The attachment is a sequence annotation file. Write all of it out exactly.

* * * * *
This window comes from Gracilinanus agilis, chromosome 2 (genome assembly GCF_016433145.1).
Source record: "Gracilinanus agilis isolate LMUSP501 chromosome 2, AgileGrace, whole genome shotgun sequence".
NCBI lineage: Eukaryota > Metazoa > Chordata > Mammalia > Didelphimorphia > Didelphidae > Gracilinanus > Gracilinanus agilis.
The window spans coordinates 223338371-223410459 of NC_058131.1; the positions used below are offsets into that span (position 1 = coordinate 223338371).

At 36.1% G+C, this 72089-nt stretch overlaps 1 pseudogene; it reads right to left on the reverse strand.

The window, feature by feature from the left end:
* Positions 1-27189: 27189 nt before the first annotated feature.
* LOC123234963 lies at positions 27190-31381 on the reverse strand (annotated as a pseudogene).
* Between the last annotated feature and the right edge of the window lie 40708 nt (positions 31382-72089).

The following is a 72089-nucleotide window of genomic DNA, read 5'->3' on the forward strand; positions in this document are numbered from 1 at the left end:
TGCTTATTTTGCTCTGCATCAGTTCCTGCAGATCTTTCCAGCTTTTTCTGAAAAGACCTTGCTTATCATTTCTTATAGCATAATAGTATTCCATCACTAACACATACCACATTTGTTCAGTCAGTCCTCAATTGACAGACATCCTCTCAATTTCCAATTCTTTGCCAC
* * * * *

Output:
This window comes from Gracilinanus agilis, chromosome 2 (genome assembly GCF_016433145.1).
Source record: "Gracilinanus agilis isolate LMUSP501 chromosome 2, AgileGrace, whole genome shotgun sequence".
NCBI lineage: Eukaryota > Metazoa > Chordata > Mammalia > Didelphimorphia > Didelphidae > Gracilinanus > Gracilinanus agilis.
The window spans coordinates 223338371-223410459 of NC_058131.1; the positions used below are offsets into that span (position 1 = coordinate 223338371).

At 36.1% G+C, this 72089-nt stretch overlaps 1 pseudogene; it reads right to left on the reverse strand.

The window, feature by feature from the left end:
* Positions 1-27189: 27189 nt before the first annotated feature.
* LOC123234963 lies at positions 27190-31381 on the reverse strand (annotated as a pseudogene).
* Between the last annotated feature and the right edge of the window lie 40708 nt (positions 31382-72089).

The following is a 72089-nucleotide window of genomic DNA, read 5'->3' on the forward strand; positions in this document are numbered from 1 at the left end:
TGCTTATTTTGCTCTGCATCAGTTCCTGCAGATCTTTCCAGCTTTTTCTGAAAAGACCTTGCTTATCATTTCTTATAGCATAATAGTATTCCATCACTAACACATACCACATTTGTTCAGTCAGTCCTCAATTGACAGACATCCTCTCAATTTCCAATTCTTTGCCAC